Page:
1530 West San Carlos Street
1530 W. San Carlos St, San Jose, CA 95126
Project Type: Market-rate Housing + Commercial
Owner/Developer: Urban Villas
Presented to our members: October 2019
Re-scored by our members: April 2021
Catalyze SV evaluates project sustainability, equity, and vibrancy. Learn about our project review process.
For more information, please refer to our scorecard below or the following links:
* Projects go through several phases. Developers submit applications to the City, get their design reviewed, do redesigns based on City & community feedback, resubmit proposals for review, and get approval (though can even redesign after approval)
1530 West San Carlos Street Project Scorecard
1530 West San Carlos Street by Studio Current includes two separate phases. Combined, they will include 173 homes, over 21,000 square feet of commercial space, 189 parking spots for cars, and 73 spots for storing bikes.
1530 West San Carlos re-scored 3.83 out of 5 overall from our Project Advocacy Committee members.
Community Score: 4/5
The developer has held a couple of community meetings so far. Our members are pleased to see access to the paseo at the back of the property through a connection with Willard Ave. Access to the paseo was an essential concern of numerous neighbors / our members, so we are happy to see Urban Villas deliver. While we have concerns about this project displacing residents and businesses, we’re glad that residents could re-locate and Urban Villas continues to engage.
October 2019 Score = 3
Vibrancy Score: 5/5
It’s clear the architects put a lot of thought into the ground floor; the planned activation of it on San Carlos Street is impressive. We’re also excited to see at least the second example in San Jose of a commercial office on a mixed-use development’s second floor. If the second floor includes an athletic club, as the developer suggested is possible, we hope it will be open to customers beyond project residents. With the paseo connecting to Willard Ave through 1520 West San Carlos, this project will create a quiet pocket park to serve the community.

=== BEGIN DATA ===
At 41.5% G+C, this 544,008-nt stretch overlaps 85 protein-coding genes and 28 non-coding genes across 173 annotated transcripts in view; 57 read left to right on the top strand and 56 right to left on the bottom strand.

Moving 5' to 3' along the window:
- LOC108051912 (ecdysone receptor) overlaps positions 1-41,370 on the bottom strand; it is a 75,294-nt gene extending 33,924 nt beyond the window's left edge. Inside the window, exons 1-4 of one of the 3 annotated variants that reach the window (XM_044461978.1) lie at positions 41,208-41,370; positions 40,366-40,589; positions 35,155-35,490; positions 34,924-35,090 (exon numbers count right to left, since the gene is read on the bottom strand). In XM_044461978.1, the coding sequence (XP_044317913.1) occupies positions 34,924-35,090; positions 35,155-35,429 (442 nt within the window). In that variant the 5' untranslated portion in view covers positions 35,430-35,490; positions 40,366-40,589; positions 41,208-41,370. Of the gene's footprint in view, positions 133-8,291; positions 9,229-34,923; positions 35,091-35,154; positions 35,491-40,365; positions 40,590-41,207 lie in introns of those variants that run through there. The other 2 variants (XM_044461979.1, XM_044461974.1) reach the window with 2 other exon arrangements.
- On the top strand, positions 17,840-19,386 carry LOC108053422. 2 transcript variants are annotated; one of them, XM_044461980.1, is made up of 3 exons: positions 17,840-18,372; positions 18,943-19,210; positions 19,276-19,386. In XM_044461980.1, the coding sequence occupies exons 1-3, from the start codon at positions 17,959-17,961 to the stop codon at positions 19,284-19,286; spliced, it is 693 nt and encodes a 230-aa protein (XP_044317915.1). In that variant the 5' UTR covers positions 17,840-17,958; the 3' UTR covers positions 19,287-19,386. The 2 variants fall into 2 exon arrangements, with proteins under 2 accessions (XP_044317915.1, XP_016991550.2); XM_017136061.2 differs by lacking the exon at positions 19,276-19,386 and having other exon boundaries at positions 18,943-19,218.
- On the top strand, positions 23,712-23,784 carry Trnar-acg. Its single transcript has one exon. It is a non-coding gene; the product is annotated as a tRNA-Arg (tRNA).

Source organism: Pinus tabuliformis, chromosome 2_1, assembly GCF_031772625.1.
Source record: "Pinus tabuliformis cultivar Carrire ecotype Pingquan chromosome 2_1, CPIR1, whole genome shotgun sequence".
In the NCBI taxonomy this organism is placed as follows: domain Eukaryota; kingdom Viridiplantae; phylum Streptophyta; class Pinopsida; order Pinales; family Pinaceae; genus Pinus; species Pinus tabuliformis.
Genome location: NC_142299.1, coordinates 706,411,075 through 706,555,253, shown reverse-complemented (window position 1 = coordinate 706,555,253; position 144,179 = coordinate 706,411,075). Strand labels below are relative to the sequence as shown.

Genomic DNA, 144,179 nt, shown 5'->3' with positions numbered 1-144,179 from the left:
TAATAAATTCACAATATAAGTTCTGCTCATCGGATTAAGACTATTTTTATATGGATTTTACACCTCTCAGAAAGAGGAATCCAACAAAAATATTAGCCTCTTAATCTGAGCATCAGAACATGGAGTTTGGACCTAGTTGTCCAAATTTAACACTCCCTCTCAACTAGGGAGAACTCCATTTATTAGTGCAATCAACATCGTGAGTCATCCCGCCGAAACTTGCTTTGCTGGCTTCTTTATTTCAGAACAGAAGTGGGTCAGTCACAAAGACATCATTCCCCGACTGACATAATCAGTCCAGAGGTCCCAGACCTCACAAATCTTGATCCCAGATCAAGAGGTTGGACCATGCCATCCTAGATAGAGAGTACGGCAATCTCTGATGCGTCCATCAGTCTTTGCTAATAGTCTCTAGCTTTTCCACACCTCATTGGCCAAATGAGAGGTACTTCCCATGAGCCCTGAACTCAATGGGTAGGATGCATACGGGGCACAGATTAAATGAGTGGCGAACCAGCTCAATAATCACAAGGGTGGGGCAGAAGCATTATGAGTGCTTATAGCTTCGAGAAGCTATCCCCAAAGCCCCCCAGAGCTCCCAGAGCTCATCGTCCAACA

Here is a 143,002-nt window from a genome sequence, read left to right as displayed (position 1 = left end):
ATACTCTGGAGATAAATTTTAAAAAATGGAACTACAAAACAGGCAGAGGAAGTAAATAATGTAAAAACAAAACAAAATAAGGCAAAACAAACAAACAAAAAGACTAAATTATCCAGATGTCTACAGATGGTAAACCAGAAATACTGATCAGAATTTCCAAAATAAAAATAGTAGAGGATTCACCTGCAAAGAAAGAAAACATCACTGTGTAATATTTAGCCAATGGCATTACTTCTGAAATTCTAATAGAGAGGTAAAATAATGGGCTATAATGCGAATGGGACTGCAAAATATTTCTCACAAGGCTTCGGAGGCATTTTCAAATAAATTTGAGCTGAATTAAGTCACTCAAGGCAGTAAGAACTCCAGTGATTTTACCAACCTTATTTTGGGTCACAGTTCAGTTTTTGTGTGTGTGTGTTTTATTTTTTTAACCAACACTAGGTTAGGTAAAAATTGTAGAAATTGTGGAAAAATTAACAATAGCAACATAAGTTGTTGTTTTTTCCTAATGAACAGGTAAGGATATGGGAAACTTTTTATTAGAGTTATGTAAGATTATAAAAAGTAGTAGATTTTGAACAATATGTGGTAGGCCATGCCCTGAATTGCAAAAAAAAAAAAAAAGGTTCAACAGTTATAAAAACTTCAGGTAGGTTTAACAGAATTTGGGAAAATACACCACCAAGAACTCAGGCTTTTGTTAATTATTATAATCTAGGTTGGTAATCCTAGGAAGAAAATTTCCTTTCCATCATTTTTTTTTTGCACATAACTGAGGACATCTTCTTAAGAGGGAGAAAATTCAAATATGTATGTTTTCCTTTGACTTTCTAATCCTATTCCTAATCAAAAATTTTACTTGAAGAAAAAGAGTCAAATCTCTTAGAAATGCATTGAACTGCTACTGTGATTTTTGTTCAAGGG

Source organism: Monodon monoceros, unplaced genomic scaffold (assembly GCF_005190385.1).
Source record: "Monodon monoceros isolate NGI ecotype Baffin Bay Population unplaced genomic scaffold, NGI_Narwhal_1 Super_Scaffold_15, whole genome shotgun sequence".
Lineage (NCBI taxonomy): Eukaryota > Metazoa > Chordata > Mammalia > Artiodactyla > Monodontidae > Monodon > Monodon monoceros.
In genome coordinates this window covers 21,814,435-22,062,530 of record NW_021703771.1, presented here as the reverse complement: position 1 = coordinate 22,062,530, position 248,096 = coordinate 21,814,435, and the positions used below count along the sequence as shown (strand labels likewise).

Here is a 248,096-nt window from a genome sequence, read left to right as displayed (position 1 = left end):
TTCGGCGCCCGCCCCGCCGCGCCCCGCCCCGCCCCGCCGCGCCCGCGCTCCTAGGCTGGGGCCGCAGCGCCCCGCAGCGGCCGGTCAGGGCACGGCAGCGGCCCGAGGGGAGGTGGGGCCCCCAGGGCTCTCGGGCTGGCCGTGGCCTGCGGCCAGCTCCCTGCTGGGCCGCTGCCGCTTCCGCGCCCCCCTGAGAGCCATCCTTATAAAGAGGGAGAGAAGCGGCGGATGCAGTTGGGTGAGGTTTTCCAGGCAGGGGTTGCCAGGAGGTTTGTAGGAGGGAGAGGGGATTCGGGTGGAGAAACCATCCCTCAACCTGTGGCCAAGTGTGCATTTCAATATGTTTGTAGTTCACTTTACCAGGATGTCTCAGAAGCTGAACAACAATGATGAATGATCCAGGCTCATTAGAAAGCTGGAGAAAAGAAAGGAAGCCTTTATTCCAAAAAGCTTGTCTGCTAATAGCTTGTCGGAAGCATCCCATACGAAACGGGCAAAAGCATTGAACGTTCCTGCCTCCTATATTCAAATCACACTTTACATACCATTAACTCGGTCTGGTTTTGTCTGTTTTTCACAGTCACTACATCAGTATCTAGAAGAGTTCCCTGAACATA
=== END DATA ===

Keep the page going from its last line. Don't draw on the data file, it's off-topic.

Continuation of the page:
October 2019 Score = 4
Transportation Score: 5/5
The developer’s proposal includes many ways to encourage mobility beyond the individually-driven car. The developer explained they will pursue many TDM measures, including transit passes to residents & businesses - particularly valuable because this project is along a rapid bus line. We’re glad the developer is unbundling the parking & having one level of parking below ground, as any floors of parking at or above ground-level reduce the opportunity for more essential uses. As Catalyze SV frequently does, we recommend this project includes as little parking as possible to enable more residents to afford to live in our city with as little new traffic as possible. For instance, the number of bike lockers could be increased to 1 per unit at a minimum. With multiple TDM efforts, we expect the developer to achieve the 30% parking reduction it noted is possible.
Sustainability Score: 3/5
The developer is allowing space for solar panels on the rooftop and a thermal hot water system too. We applaud this. We also like the native and drought-tolerant plants planned, as well as the raised planters on the 5th floor of one of the buildings, which we think would be best used for food that residents can grow & eat. Greater sustainability can be achieved through substituting in a pervious driveway. As always, we look for developers to go beyond city and state requirements to achieve a higher score for this criterion.
Intensity/Zoning Score: 5/5
This proposal reaches the maximum height allowed under the area’s current urban village. This proposal is below the maximum number of homes allowed per acre because it includes commercial space, retail space, & a mix of bedroom types, all of which we support.
Affordability Score: 1/5
Not only might this project displace current residents on a limited income living on-site, but it does not qualify for Ellis Act protections for them. The proposal excludes building any affordable housing on-site, opting instead to pay a fee. This is not a preferred option (unless the developer goes above and beyond to support affordable housing in another way or place). Even though not required by the Ellis Act, and regardless of if the current homes are deemed historic, the owner-developer could:
provide relocation benefits for existing residents,
enable them to live on-site as long as possible, and/or
offer them and the businesses the opportunity to return to the new project once completed for the current or reduced rent.
To prevent displacement, the developer might consider signing an agreement with the residents of the few cottages similar to the one Pulte Homes signed with the Winchester Ranch mobile home park residents guaranteeing them new housing for as long as they live.
Legacy Score: N/A
Since the developer explained that it is waiting for the City to determine if the cottages are historic, we withheld scoring this category at this time.